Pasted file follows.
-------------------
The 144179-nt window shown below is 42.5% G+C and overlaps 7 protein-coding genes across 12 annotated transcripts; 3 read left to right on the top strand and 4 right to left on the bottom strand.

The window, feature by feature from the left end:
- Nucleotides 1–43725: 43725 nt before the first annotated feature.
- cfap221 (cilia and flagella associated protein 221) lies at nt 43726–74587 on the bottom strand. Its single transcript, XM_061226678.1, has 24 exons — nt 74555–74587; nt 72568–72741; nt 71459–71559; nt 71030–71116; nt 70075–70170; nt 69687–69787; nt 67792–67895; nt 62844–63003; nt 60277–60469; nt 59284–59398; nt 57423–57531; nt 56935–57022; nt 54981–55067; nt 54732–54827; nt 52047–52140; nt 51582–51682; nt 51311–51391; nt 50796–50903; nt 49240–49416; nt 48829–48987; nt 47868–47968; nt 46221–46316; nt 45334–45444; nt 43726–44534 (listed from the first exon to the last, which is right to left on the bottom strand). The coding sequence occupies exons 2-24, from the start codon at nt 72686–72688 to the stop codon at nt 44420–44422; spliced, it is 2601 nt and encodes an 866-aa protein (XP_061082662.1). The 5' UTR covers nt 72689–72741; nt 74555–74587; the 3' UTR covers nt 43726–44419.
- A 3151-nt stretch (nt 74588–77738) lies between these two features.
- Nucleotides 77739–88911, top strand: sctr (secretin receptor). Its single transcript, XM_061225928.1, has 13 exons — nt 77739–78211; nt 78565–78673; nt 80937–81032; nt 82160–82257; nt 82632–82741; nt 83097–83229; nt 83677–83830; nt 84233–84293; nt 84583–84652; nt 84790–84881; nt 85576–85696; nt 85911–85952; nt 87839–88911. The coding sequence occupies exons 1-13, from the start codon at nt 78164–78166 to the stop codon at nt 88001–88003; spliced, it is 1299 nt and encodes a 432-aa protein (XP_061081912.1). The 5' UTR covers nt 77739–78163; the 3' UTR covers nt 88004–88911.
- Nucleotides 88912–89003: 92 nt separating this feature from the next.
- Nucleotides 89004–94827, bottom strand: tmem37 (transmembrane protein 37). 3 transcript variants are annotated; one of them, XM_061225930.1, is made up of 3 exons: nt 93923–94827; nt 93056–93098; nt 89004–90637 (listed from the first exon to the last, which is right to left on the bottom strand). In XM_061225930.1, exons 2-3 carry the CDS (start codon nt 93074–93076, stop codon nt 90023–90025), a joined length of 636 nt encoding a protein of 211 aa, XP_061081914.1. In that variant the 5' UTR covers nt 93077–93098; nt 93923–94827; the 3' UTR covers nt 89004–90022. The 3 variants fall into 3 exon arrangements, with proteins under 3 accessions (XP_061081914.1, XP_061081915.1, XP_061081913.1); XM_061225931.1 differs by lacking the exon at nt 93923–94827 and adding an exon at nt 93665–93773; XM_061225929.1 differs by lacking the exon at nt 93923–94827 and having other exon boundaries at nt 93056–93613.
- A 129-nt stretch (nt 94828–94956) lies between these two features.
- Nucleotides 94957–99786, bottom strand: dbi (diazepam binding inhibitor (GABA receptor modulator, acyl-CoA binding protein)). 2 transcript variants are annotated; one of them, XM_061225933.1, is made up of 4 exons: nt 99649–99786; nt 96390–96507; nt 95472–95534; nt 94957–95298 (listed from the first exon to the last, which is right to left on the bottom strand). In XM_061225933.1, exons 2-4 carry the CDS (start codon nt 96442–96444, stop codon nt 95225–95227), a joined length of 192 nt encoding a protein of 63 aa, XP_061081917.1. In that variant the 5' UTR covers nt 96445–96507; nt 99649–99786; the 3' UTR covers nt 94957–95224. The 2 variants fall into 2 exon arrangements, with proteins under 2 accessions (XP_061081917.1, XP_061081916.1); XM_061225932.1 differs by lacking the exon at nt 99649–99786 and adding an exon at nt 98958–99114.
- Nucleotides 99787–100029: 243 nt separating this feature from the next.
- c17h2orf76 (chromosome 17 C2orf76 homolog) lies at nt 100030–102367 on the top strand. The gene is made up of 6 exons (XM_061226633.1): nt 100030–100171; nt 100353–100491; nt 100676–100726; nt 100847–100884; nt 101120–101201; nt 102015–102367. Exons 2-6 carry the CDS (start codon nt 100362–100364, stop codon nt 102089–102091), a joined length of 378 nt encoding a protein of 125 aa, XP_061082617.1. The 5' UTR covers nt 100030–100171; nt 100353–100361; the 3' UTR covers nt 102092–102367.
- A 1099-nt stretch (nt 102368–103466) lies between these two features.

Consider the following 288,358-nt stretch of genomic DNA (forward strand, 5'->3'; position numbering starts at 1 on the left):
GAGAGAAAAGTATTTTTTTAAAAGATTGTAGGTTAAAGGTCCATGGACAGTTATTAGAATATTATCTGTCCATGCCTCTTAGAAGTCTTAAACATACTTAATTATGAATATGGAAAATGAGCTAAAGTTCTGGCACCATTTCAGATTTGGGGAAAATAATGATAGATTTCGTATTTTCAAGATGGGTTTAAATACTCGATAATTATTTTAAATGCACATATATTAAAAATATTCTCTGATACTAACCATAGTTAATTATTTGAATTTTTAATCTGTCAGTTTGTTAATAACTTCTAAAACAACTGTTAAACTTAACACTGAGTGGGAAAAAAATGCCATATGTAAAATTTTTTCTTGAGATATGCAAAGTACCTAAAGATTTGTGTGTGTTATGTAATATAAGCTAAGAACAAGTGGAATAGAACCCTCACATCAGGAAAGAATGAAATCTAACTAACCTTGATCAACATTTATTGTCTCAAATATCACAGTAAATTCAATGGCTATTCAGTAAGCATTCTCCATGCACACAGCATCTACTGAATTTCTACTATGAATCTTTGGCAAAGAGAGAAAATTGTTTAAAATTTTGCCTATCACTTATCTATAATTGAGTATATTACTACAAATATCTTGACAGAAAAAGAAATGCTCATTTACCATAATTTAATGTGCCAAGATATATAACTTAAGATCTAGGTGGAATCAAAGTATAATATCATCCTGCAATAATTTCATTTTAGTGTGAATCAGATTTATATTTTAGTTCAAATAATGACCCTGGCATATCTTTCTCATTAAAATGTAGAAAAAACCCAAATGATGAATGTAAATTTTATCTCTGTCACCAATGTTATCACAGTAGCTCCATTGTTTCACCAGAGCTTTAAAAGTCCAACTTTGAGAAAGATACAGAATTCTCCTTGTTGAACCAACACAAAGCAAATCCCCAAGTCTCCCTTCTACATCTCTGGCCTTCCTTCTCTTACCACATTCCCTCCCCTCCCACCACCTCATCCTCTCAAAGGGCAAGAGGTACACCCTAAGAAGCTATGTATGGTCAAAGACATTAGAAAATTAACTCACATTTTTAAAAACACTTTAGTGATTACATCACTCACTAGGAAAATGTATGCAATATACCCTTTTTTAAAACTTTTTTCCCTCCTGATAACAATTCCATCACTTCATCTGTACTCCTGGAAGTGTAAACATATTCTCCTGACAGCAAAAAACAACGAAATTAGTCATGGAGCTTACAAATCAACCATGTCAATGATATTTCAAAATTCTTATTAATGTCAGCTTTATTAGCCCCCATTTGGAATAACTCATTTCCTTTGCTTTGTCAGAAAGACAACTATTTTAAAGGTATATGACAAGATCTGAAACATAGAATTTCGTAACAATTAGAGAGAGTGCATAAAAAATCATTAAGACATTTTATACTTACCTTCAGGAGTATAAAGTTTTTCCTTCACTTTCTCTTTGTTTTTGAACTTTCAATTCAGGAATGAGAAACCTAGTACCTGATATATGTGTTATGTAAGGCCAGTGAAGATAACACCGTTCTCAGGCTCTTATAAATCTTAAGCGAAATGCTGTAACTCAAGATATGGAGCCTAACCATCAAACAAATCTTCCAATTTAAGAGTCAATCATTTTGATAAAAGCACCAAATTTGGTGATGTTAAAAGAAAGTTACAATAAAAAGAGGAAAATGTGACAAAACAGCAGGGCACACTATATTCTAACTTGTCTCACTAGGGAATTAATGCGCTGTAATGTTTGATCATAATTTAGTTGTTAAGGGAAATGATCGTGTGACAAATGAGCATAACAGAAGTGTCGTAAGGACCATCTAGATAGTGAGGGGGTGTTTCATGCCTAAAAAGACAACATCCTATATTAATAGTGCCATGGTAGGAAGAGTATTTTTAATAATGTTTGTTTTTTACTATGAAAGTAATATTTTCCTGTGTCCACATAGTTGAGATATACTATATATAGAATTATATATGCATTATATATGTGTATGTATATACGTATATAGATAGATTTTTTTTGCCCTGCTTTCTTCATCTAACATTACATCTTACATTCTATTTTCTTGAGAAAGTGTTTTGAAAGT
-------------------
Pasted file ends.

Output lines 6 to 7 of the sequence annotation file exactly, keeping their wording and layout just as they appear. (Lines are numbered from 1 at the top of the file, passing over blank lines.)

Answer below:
- Nucleotides 77739–88911, top strand: sctr (secretin receptor). Its single transcript, XM_061225928.1, has 13 exons — nt 77739–78211; nt 78565–78673; nt 80937–81032; nt 82160–82257; nt 82632–82741; nt 83097–83229; nt 83677–83830; nt 84233–84293; nt 84583–84652; nt 84790–84881; nt 85576–85696; nt 85911–85952; nt 87839–88911. The coding sequence occupies exons 1-13, from the start codon at nt 78164–78166 to the stop codon at nt 88001–88003; spliced, it is 1299 nt and encodes a 432-aa protein (XP_061081912.1). The 5' UTR covers nt 77739–78163; the 3' UTR covers nt 88004–88911.
- Nucleotides 88912–89003: 92 nt separating this feature from the next.